After spending months whining about the Build Back Better Act and weakening it, Sen. Joe Manchin went nuclear. Appearing on Fox News on Sunday, the West Virginia Democrat said he was done working with his fellow senators and President Joe Biden.
“I cannot vote to continue with this piece of legislation,” he told host Bret Baier.
Manchin then followed that up with a lengthy statement explaining what, exactly, had him so concerned. Political reporters have tried to predict what this all means for the politics of Build Back Better. I’m not a Big Politics Guy, so I don’t purport to know what dimension of chess Manchin and his ilk are playing right now. But I am a guy who knows a thing or two about the climate and energy systems, and I have to say that, based on his statement, Manchin either misunderstands how these things work or is lying.
“My Democratic colleagues in Washington are determined to dramatically reshape our society in a way that leaves our country even more vulnerable to the threats we face,” Manchin said in his statement.
Now, one could argue if they were the type to read scientific assessments and whatnot that climate change is perhaps the biggest driver of vulnerability in the world right now. A plethora of scientific reports has come out suggesting that failing to implement policies that meaningfully and immediately bend the emissions curve will result in millions of people’s suffering. That doesn’t just pertain to the developing world, though it will certainly be hit hardest. Look at the U.S. this year with little more than 1.8 degrees Fahrenheit (1 degree Celsius) of warming: catastrophic wildfires once again burned down a town and incinerated forests, Hurricane Ida devastated the Gulf Coast and the Northeast, and the Pacific Northwest saw a mass casualty event from triple-digit heat.
Manchin claimed the national debt is among the things leaving us vulnerable. Tell that to the people who lost loved ones or their homes this summer and the generations who will have to live with his decision to not support a climate policy that was the barest minimum.
But the beating heart of darkness in Manchin’s statement isn’t his misread of vulnerability. It’s the following statement on the grid (emphasis added):
If enacted, the bill will also risk the reliability of our electric grid and increase our dependence on foreign supply chains. The energy transition my colleagues seek is already well underway in the United States of America. In the last two years, as Chairman of the Senate Energy and Natural Resources Committee and with bipartisan support, we have invested billions of dollars into clean energy technologies so we can continue to lead the world in reducing emissions through innovation. But to do so at a rate that is faster than technology or the markets allow will have catastrophic consequences for the American people like we have seen in both Texas and California in the last two years.
This last part is the most mendacious part of Manchin’s statement. Arguing inflation makes people vulnerable—which Manchin does in his statement—is fair (putting aside that Manchin’s “no” on Build Back Better just cut off hundreds of dollars in benefits tied to the child tax credit that means people will have less money in their pockets.) But to pretend the blackouts that hit California and Texas are examples of what happens when you go toward renewables too fast is an utter lie.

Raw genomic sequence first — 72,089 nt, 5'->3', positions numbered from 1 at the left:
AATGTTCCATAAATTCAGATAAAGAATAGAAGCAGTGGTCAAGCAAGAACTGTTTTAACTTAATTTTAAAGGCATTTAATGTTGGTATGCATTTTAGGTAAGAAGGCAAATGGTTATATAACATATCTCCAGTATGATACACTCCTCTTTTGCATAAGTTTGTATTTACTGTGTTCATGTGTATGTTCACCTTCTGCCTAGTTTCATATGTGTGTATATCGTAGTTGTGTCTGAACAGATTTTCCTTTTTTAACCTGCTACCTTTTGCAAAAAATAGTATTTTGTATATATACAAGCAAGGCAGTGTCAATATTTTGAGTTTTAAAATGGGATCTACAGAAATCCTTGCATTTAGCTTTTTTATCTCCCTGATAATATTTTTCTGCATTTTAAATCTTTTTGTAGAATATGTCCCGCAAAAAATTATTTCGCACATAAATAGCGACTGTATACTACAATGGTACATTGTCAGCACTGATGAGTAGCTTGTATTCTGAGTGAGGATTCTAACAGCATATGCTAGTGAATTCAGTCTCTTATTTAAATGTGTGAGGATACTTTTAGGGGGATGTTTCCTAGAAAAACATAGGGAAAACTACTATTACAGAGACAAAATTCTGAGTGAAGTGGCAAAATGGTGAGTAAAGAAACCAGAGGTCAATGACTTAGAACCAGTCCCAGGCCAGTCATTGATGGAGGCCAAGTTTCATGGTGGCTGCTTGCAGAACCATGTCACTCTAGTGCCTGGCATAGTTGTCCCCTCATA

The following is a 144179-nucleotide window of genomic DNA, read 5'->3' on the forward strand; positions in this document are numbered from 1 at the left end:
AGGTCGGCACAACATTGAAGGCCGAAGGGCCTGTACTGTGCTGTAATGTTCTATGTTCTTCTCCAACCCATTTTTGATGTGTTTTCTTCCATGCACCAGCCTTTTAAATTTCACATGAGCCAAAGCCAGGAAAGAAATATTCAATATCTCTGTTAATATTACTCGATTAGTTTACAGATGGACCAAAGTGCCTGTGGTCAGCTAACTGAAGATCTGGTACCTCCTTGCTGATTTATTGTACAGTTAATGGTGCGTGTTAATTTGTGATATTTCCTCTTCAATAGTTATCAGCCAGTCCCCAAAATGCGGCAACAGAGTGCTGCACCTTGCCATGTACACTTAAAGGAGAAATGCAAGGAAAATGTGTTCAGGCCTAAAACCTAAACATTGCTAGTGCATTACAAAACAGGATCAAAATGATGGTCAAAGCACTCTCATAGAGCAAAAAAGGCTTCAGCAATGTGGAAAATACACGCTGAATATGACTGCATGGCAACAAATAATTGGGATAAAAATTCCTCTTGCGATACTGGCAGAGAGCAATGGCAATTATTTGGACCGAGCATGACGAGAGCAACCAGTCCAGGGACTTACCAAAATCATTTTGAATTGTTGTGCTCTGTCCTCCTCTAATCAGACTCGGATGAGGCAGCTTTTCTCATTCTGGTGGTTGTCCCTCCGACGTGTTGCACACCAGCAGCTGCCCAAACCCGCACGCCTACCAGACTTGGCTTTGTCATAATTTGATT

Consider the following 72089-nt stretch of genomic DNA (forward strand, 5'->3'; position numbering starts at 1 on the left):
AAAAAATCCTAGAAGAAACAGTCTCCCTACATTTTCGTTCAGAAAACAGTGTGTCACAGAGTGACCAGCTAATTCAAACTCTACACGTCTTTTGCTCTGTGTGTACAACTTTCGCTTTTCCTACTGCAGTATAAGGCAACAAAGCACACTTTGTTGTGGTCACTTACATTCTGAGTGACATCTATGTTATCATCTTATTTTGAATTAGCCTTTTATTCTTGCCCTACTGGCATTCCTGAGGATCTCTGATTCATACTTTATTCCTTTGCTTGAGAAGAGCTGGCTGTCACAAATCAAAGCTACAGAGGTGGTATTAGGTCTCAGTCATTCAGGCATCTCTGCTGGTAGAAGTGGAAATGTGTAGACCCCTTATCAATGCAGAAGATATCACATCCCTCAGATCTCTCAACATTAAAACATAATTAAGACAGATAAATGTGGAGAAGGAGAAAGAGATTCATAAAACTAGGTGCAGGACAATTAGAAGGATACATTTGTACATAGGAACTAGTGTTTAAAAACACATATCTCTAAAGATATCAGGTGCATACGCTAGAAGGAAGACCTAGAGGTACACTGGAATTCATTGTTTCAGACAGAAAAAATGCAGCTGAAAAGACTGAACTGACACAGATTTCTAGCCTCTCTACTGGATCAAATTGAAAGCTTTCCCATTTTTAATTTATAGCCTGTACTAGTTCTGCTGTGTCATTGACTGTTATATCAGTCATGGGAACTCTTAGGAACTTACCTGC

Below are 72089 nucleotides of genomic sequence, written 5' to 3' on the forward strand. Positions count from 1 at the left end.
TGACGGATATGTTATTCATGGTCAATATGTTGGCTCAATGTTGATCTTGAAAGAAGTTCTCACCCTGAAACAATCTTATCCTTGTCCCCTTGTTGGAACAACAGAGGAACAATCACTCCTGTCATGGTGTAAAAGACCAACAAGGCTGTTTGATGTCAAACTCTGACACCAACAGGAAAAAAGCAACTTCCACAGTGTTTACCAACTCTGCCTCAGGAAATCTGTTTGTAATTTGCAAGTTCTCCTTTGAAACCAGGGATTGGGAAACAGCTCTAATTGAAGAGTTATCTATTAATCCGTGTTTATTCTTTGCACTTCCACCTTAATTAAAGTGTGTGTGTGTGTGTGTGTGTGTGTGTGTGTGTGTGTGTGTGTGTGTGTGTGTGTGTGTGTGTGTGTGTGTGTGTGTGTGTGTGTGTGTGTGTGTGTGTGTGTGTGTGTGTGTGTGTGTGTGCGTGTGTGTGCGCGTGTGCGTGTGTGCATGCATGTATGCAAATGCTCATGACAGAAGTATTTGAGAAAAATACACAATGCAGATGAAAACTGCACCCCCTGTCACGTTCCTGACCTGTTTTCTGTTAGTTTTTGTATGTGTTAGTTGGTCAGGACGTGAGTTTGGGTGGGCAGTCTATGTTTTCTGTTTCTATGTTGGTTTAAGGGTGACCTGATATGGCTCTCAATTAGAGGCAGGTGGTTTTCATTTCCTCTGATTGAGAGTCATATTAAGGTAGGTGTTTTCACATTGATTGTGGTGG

As Texas’ February blackout was happening, it was clear that deregulation meant natural gas infrastructure wasn’t ready for the cold snap and froze up. A peer-reviewed analysis published months afterward confirmed this.
“The next crisis may very well be crippling summer heat so preparing to avoid the next freeze won’t deal with the broader problem that our climate is changing and our infrastructure is designed for the 1960s, not the 2060s,” Joshua Busby, a distinguished scholar at the University of Texas’ Strauss Center and lead author of the report, told me at the time the peer-reviewed study came out.
California’s blackouts have also been caused by gas failing to meet demand. And why has demand been so high? Because it’s too fucking hot and people are running air conditioning to [checks notes] not die. Planned blackouts have also hit the state because, again, it’s too fucking hot and the grid is prone to causing explosive wildfires in those conditions.
You know what would’ve helped deal with these issues? The Build Back Better Act, which included tax credits that would’ve created hundreds of thousands of jobs, connected the grid more cohesively to ensure reliability, and driven down utility bills, according to an analysis by the American Council on Renewable Energy.
Maybe Joe Manchin just couldn’t be bothered to read up on this stuff between his weekly meetings with Exxon or counting the $220,602 from the utility industry and $763,407 from the oil and gas industry he’s received this election cycle, according to federal election data. Which, I mean, fair—that’s a lot of counting. (It took MrBeast 40 hours to get to 100,000 out loud!)
Manchin’s actions and his mention of wanting to protect the “vulnerable” in his statement are, I think, telling. Folks in West Virginia suffer from the most unreliable grid under normal circumstances (read: no wildfires or other shocks) in the U.S. They, like millions of other Americans, rely on outdated, polluting technology to keep the lights on and would benefit from the fixes in the Build Back Better Act—fixes that would also slow down climate change and provide still more benefits.
The “vulnerable” Manchin mentions, therefore, must be the incumbent polluting industries that have funded his rise to power. Manchin said, “Despite my best efforts, I cannot explain the sweeping Build Back Better Act in West Virginia.” Which only makes sense if the only people he’s talking to are his dirty donors.